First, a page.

Bill Nuekom at the 2016 RLRCOn May 6-7, 2016, a distinguished group of leading academics and experts joined the World Justice Project for a two-day conference at Stanford Law School. The themes of the conference were organized around four components: an examination of the origins of the rule of law; a look at the “rule of non-law” for development and security in poor countries today; a discussion of the issues of non-state armed actors, vigilantism, and violence; and finally, a discussion of the empirical of measuring and analyzing the rule of law.

In addition to the presentation and discussion of research papers, the general counsel of Facebook, Google, Apple, and Nike joined WJP founder Bill Neukom for a frank discussion of the challenges of operating multi-national corporations across vastly different rule of law landscapes.

Sessions from the conference are now available on World Justice Project's YouTube channel:

Visit our conference page for additional information and conference materials.

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Confidence in accountability for U.S. public officials plummeted from 2016 to 2021, according to World Justice Project (WJP) surveys.  Would a high-level official pay a price for pocketing public money? Would a politically connected person be held responsible for a non-violent crime?  The answers increasingly became no among the general public and legal experts.  This year, the United States finally turned a corner on its overall WJP Rule of Law Index score after sharp declines in the preceding five years, but it still has much lost ground to regain.    In recognition of this challenge, the WJP is embarking on a new U.S. campaign to strengthen rule of law and “rebuild trust.” Co-founder and Board Chair William Hubbard announced the effort at a recent rule of law briefing cosponsored by the American Bar Association Cornerstones of Democracy Commission.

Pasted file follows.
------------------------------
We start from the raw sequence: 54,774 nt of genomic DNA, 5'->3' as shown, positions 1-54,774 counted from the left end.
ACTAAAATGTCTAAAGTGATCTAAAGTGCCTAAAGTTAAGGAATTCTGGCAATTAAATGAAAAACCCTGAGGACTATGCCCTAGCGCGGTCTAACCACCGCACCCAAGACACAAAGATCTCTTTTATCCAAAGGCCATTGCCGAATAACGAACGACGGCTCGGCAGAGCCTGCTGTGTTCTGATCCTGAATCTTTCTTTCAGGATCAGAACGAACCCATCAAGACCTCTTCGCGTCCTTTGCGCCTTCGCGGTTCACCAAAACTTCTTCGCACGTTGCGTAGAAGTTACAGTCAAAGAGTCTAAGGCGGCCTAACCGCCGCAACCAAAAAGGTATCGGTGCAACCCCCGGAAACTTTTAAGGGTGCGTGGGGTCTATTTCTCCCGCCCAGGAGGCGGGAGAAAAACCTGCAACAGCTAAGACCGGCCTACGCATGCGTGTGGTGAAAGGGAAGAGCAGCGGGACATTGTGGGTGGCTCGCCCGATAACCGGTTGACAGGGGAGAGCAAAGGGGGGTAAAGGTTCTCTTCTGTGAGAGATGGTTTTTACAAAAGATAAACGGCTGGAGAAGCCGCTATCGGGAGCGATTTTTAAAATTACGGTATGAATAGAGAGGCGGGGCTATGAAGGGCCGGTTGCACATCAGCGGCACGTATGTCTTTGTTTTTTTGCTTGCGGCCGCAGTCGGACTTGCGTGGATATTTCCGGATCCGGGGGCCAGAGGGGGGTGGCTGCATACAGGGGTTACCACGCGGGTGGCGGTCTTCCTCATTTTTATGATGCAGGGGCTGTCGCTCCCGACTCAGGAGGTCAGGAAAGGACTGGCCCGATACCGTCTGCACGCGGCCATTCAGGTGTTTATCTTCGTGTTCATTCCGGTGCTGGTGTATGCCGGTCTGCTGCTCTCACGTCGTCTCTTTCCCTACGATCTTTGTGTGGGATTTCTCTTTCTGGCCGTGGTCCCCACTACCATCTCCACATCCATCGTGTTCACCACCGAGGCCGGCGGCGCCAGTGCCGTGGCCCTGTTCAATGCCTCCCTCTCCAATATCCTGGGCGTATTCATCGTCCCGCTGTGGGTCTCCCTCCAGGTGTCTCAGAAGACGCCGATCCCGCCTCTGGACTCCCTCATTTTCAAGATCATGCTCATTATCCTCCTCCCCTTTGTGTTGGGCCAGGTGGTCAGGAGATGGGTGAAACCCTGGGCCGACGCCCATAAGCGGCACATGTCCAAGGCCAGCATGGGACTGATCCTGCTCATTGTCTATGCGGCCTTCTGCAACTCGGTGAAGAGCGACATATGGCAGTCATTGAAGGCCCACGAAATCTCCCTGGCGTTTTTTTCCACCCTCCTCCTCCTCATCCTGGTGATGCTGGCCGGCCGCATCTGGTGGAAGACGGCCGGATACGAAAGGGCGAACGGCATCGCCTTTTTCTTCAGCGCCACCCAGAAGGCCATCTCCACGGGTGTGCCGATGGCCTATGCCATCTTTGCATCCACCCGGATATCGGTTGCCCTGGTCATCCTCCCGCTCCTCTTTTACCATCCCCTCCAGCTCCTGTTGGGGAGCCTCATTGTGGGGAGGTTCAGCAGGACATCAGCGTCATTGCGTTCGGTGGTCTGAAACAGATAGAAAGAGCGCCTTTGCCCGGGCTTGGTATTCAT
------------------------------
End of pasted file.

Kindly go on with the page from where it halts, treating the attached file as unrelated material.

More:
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In recent years equal rights and non-discrimination protections have weakened, putting at-risk groups in danger of further erasure and marginalization. The 2022 WJP Rule of Law Index points to a rise in discrimination during the pandemic, with 70% of countries and jurisdictions having declined in equal treatment and absence of discrimination. Vulnerable groups already exposed to systemic inequality—such as the LGBTQI+ community, children with disabilities, women, and ethnic and racial minorities—were further marginalized during the crisis, and continue to be left out of solutions to “build back better.” At the World Justice Forum 2022, equal rights leaders, activists, and academics came together to discuss the increasing challenges these groups face, as well as promising solutions to address them.

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Every year, the WJP Rule of Law Index takes a detailed look at adherence to rule of law principles around the world. This year’s Index covers 140 countries and jurisdictions and contains data on eight factors that make up the rule of law, including fundamental rights, absence of corruption, and criminal justice.   Insights from the 2022 WJP Rule of Law Index show that adherence to rule of law fell in 61% of countries this year. Globally, this means that 4.4 billion people live in countries where rule of law has declined over the past year.   Rule of law impacts our rights, our safety, our well-being, and our access to justice. The WJP Rule of Law Index provides original data annually on people’s experiences with and perceptions of rule of law in 140 countries and jurisdictions around the world, making the Index a valuable resource for policymakers, business leaders, and advocates. 

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